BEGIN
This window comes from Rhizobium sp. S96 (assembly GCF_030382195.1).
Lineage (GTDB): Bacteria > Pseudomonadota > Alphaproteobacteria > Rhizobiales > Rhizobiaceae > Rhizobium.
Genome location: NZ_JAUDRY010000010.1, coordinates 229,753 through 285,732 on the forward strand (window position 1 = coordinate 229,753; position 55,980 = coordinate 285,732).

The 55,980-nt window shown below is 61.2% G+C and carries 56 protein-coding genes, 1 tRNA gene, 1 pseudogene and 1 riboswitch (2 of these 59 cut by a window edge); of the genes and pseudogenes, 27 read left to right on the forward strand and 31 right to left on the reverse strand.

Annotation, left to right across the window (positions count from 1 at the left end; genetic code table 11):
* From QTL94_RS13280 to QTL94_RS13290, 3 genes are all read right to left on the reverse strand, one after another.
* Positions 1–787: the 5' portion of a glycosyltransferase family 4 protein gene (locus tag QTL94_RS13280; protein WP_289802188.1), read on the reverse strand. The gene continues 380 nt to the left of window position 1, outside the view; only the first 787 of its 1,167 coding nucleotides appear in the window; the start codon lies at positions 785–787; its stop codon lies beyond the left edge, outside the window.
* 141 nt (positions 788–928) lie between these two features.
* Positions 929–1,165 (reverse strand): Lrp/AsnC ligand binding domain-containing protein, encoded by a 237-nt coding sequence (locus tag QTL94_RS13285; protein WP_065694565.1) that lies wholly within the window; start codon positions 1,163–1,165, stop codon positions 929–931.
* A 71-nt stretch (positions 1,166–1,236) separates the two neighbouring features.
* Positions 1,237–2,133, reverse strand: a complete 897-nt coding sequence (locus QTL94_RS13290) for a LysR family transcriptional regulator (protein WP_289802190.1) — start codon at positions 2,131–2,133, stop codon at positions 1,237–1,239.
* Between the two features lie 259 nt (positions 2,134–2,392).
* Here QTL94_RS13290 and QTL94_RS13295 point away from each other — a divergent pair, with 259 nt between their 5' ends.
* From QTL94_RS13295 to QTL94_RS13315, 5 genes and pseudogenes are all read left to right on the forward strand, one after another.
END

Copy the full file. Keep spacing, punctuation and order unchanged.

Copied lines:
This window comes from Rhizobium sp. S96 (assembly GCF_030382195.1).
Lineage (GTDB): Bacteria > Pseudomonadota > Alphaproteobacteria > Rhizobiales > Rhizobiaceae > Rhizobium.
Genome location: NZ_JAUDRY010000010.1, coordinates 229,753 through 285,732 on the forward strand (window position 1 = coordinate 229,753; position 55,980 = coordinate 285,732).

The 55,980-nt window shown below is 61.2% G+C and carries 56 protein-coding genes, 1 tRNA gene, 1 pseudogene and 1 riboswitch (2 of these 59 cut by a window edge); of the genes and pseudogenes, 27 read left to right on the forward strand and 31 right to left on the reverse strand.

Annotation, left to right across the window (positions count from 1 at the left end; genetic code table 11):
* From QTL94_RS13280 to QTL94_RS13290, 3 genes are all read right to left on the reverse strand, one after another.
* Positions 1–787: the 5' portion of a glycosyltransferase family 4 protein gene (locus tag QTL94_RS13280; protein WP_289802188.1), read on the reverse strand. The gene continues 380 nt to the left of window position 1, outside the view; only the first 787 of its 1,167 coding nucleotides appear in the window; the start codon lies at positions 785–787; its stop codon lies beyond the left edge, outside the window.
* 141 nt (positions 788–928) lie between these two features.
* Positions 929–1,165 (reverse strand): Lrp/AsnC ligand binding domain-containing protein, encoded by a 237-nt coding sequence (locus tag QTL94_RS13285; protein WP_065694565.1) that lies wholly within the window; start codon positions 1,163–1,165, stop codon positions 929–931.
* A 71-nt stretch (positions 1,166–1,236) separates the two neighbouring features.
* Positions 1,237–2,133, reverse strand: a complete 897-nt coding sequence (locus QTL94_RS13290) for a LysR family transcriptional regulator (protein WP_289802190.1) — start codon at positions 2,131–2,133, stop codon at positions 1,237–1,239.
* Between the two features lie 259 nt (positions 2,134–2,392).
* Here QTL94_RS13290 and QTL94_RS13295 point away from each other — a divergent pair, with 259 nt between their 5' ends.
* From QTL94_RS13295 to QTL94_RS13315, 5 genes and pseudogenes are all read left to right on the forward strand, one after another.